IF it's used heavily in the code you want to run but that code doesn't have to be maintained long-term (or you need a quick fix irrespective of potential maintenance headaches in the future) then you could duck punch (aka monkey patch) it in wherever subprocess is imported...
Just lift the code from 2.7 and insert it thusly...
if "check_output" not in dir( subprocess ): # duck punch it in!
def f(*popenargs, **kwargs):
if 'stdout' in kwargs:
raise ValueError('stdout argument not allowed, it will be overridden.')
process = subprocess.Popen(stdout=subprocess.PIPE, *popenargs, **kwargs)
output, unused_err = process.communicate()
retcode = process.poll()
cmd = kwargs.get("args")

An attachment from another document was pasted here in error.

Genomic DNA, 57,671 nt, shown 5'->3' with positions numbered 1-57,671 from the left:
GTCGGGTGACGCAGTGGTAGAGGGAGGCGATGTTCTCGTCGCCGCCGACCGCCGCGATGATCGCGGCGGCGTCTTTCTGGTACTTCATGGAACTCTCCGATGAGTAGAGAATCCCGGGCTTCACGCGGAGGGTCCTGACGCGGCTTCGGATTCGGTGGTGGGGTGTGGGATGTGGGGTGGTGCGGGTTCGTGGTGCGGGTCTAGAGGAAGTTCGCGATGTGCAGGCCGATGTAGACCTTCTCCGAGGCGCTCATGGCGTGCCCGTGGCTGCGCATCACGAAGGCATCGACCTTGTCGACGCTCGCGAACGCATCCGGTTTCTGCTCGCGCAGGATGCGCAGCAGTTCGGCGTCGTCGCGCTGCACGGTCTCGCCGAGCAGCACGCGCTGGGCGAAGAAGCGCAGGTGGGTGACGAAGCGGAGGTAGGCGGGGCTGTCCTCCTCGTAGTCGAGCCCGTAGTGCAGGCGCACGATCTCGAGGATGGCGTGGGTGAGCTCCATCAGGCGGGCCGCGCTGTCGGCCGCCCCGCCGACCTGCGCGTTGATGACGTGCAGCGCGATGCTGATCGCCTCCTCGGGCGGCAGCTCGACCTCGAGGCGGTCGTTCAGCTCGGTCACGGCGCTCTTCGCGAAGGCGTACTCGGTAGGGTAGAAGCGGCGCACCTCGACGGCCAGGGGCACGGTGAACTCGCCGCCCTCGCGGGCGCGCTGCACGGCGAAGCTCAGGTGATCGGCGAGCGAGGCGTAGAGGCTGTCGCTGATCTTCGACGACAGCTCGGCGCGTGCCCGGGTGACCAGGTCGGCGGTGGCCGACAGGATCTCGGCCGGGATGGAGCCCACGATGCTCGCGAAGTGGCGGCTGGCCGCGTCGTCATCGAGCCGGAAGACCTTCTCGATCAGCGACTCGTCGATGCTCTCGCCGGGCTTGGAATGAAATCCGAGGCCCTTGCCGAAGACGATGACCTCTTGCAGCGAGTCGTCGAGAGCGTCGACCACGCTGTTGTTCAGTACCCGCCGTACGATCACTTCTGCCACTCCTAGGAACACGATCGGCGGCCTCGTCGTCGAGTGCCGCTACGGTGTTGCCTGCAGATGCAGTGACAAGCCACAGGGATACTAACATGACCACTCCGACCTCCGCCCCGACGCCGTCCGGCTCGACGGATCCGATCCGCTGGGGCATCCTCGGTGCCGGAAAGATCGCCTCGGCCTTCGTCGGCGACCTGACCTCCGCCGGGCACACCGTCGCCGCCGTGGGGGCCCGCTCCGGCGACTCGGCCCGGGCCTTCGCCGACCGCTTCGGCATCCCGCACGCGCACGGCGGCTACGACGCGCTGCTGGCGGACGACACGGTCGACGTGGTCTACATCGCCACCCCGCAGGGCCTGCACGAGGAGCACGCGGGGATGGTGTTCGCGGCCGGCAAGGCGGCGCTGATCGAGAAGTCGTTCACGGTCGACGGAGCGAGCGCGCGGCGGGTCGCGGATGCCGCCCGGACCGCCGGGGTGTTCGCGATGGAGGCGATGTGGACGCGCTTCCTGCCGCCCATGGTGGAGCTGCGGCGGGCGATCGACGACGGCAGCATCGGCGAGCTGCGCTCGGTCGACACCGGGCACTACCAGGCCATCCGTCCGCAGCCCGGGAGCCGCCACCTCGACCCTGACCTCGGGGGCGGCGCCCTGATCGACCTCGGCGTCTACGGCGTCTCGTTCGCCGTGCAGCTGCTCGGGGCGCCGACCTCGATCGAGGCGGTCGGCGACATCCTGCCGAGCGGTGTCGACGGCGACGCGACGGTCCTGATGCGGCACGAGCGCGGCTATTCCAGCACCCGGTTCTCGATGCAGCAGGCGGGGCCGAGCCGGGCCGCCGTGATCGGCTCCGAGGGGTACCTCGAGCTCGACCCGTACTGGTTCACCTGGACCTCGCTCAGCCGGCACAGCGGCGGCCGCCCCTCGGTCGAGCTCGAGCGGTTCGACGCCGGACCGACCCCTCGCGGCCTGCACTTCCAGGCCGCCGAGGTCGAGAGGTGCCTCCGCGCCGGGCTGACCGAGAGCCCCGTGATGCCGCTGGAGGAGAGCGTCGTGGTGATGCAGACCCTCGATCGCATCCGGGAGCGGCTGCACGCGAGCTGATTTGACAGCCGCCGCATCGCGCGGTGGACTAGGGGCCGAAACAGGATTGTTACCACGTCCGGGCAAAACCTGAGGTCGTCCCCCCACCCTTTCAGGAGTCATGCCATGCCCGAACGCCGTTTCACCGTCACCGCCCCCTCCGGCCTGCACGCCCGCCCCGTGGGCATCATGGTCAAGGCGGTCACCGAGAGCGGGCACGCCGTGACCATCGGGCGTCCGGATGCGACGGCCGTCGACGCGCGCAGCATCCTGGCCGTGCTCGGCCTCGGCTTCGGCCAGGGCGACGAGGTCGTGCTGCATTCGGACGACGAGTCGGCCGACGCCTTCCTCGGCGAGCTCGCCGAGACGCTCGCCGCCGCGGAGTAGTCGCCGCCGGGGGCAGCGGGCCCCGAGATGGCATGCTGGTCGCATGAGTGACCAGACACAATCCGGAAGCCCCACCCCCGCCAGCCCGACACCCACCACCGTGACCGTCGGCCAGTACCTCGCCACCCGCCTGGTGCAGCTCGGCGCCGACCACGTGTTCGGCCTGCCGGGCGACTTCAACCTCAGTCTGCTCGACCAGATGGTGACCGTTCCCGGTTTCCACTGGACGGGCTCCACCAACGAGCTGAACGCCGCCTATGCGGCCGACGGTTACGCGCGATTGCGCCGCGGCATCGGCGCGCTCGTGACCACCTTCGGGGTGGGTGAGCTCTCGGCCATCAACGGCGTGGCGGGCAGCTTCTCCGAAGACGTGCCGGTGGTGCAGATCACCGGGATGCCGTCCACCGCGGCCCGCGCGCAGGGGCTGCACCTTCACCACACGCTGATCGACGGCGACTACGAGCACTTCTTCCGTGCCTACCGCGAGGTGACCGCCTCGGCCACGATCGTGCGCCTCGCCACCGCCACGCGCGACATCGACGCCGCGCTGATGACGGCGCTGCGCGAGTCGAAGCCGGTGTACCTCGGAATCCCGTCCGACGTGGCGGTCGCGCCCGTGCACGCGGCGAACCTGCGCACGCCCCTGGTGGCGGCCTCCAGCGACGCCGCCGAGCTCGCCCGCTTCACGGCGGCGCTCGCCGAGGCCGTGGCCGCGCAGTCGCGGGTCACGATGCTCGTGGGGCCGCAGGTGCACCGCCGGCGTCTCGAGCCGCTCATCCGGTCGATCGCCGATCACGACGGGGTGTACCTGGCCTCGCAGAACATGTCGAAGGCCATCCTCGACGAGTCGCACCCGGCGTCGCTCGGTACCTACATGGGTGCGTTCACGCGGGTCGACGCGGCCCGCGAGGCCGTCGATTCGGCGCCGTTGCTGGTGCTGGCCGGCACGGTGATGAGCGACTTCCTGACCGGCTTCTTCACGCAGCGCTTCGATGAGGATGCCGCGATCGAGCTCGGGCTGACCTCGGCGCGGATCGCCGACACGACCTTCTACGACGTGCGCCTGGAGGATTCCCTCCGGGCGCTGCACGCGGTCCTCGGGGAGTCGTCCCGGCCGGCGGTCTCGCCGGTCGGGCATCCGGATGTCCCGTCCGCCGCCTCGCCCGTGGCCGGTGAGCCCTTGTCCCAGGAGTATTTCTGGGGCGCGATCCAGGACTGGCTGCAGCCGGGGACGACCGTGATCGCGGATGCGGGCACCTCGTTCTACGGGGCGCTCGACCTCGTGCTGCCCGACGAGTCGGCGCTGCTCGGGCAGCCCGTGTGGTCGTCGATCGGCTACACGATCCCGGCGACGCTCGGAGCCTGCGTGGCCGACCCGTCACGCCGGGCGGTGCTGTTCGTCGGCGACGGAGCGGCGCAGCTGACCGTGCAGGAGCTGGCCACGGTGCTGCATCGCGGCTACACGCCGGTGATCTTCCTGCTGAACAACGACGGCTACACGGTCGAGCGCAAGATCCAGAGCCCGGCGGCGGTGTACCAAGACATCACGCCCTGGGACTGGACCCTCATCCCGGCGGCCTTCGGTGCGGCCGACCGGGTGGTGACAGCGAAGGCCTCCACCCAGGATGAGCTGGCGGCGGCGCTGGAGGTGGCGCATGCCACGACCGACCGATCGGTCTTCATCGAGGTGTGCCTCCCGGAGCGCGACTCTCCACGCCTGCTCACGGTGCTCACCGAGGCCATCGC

if cmd is None:
cmd = popenargs
raise subprocess.CalledProcessError(retcode, cmd)
subprocess.check_output = f
Minor fidgeting may be required.
Do bear in mind though the onus is on you to maintain dirty little backports like this. If bugs are discovered and corrected in the latest python then you a) have to notice that and b) update your version if you want to stay secure. Also, overriding & defining internal functions yourself is the next guy's worst nightmare, especially when the next guy is YOU several years down the line and you've forgot all about the grody hacks you did last time! In summary: it's very rarely a good idea.